Meaningful evaluation of students with a visual impairment is an especially complicated task. The population of students with visual impairment is diverse. Often these students have additional impairments that impact their growth and progress. The combined effects must be closely examined to determine effective instructional strategies. Meaningful evaluation will depend on the knowledge and ability of staff to administer tests and interpret results. Good evaluation and assessment results are essential to provide a foundation for the educational planning process.
This book, Making Evaluation Meaningful, is intended to provide guidance to evaluation personnel, teachers of the visually impaired, and families in making the best possible decisions regarding student evaluation. The beginning chapters include basic information about the characteristics of students with visual impairment, as well as information about preparing for evaluation, including helpful observation and interview protocols.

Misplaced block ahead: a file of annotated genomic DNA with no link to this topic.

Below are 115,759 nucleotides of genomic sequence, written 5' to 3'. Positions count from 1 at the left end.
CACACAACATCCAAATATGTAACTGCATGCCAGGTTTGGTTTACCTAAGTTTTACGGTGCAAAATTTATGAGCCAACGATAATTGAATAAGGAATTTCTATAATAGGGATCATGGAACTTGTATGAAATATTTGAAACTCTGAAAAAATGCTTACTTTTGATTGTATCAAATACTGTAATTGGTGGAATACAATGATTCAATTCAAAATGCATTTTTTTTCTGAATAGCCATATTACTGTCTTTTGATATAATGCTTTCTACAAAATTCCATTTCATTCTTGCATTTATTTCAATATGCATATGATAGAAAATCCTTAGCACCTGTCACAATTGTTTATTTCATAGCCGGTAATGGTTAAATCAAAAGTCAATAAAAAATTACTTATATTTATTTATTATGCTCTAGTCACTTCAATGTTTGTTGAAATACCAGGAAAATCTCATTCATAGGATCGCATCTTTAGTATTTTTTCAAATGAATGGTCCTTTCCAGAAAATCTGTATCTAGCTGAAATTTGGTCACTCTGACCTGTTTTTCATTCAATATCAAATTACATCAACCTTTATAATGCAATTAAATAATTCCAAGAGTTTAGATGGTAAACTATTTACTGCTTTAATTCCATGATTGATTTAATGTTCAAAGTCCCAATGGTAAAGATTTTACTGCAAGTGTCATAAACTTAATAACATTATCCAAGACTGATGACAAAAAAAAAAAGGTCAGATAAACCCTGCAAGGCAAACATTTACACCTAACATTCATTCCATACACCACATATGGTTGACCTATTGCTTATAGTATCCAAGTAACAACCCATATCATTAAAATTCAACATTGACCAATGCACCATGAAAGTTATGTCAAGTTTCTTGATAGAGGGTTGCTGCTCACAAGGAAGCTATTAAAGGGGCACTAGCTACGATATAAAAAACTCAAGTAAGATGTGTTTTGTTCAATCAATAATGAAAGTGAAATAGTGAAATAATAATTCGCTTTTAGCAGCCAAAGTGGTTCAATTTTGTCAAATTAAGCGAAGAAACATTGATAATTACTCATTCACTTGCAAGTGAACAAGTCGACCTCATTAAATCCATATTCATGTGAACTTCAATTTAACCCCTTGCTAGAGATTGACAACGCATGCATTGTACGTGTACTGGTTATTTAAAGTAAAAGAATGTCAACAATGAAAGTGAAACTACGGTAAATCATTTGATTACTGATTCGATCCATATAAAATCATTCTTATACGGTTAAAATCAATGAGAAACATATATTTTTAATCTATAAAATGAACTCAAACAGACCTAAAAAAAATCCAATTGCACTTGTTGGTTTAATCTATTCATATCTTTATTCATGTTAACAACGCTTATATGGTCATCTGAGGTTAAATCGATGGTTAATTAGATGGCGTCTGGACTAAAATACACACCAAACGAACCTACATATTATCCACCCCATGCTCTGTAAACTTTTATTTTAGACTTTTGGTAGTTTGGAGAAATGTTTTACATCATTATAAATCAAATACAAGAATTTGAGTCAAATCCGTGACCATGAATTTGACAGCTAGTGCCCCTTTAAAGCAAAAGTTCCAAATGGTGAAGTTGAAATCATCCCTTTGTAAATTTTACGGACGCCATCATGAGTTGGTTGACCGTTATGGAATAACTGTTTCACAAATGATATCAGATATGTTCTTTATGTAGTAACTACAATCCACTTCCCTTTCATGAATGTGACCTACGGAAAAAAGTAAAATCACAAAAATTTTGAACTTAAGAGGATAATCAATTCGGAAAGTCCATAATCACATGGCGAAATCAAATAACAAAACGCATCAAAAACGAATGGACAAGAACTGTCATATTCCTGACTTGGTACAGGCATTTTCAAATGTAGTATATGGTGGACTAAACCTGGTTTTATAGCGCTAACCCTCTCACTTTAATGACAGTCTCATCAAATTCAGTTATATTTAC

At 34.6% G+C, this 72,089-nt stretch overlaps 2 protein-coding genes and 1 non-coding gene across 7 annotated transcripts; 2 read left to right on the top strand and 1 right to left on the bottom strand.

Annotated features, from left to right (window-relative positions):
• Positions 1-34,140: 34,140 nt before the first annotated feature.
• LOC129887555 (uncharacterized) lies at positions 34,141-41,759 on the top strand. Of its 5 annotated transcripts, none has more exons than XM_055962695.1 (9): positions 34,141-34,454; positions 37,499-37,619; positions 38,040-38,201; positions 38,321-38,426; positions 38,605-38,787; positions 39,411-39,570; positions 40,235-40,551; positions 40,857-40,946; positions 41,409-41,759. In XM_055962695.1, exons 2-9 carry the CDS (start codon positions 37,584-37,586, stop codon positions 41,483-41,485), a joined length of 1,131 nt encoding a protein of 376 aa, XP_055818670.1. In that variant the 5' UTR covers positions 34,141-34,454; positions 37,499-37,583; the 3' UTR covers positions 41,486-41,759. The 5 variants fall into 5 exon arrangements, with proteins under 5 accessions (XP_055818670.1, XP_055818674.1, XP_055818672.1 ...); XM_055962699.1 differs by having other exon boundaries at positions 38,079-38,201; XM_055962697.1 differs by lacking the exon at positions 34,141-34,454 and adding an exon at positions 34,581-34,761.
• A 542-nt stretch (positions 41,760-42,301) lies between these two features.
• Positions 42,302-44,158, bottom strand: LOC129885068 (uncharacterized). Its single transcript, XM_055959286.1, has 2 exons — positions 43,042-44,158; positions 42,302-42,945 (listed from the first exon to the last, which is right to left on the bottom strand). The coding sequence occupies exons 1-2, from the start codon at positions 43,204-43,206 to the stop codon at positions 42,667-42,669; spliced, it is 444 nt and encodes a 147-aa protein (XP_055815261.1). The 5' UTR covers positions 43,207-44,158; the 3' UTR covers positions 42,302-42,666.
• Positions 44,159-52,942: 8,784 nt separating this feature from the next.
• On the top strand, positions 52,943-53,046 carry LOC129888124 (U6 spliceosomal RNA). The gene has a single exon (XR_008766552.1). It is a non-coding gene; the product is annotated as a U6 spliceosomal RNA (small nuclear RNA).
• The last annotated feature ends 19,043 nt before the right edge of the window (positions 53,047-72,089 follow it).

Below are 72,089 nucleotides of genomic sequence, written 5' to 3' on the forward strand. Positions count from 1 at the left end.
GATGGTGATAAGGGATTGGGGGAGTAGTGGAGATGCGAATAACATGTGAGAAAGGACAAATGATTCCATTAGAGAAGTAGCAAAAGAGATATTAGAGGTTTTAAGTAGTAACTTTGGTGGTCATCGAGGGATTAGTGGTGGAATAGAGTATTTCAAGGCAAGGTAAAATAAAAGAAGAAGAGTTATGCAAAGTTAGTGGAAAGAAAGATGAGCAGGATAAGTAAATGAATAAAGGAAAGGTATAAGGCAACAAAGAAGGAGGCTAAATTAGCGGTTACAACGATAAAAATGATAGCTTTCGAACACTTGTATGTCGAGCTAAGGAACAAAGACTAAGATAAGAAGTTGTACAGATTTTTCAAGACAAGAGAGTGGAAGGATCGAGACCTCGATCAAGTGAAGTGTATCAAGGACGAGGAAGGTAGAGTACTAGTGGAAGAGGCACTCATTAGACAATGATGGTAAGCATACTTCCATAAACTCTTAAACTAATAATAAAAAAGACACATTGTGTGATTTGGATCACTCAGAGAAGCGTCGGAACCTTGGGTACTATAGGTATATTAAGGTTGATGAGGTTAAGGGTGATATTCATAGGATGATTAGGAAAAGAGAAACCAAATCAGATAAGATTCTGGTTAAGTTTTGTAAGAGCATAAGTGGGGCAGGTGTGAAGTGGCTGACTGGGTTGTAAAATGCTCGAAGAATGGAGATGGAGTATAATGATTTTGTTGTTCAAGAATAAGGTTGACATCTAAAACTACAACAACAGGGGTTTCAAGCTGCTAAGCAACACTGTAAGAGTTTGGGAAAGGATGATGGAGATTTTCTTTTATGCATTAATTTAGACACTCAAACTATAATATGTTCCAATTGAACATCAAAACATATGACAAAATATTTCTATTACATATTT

The individual chapters of this guide include pertinent information on types of testing such as Intelligence Testing, Adaptive Behavior Testing, Emotional Behavior Testing, and Educational Evaluations. Specifically addressed are many of the additional impairments seen in our student population, such as Mental Retardation, Learning Disabilities, Autism/Pervasive Development Disorders (PDD), Traumatic Brain Injury, and Significant Multiple Impairment. Extensive Case Studies are included for each of these chapters to allow readers to understand how the concepts are applied in an evaluation situation.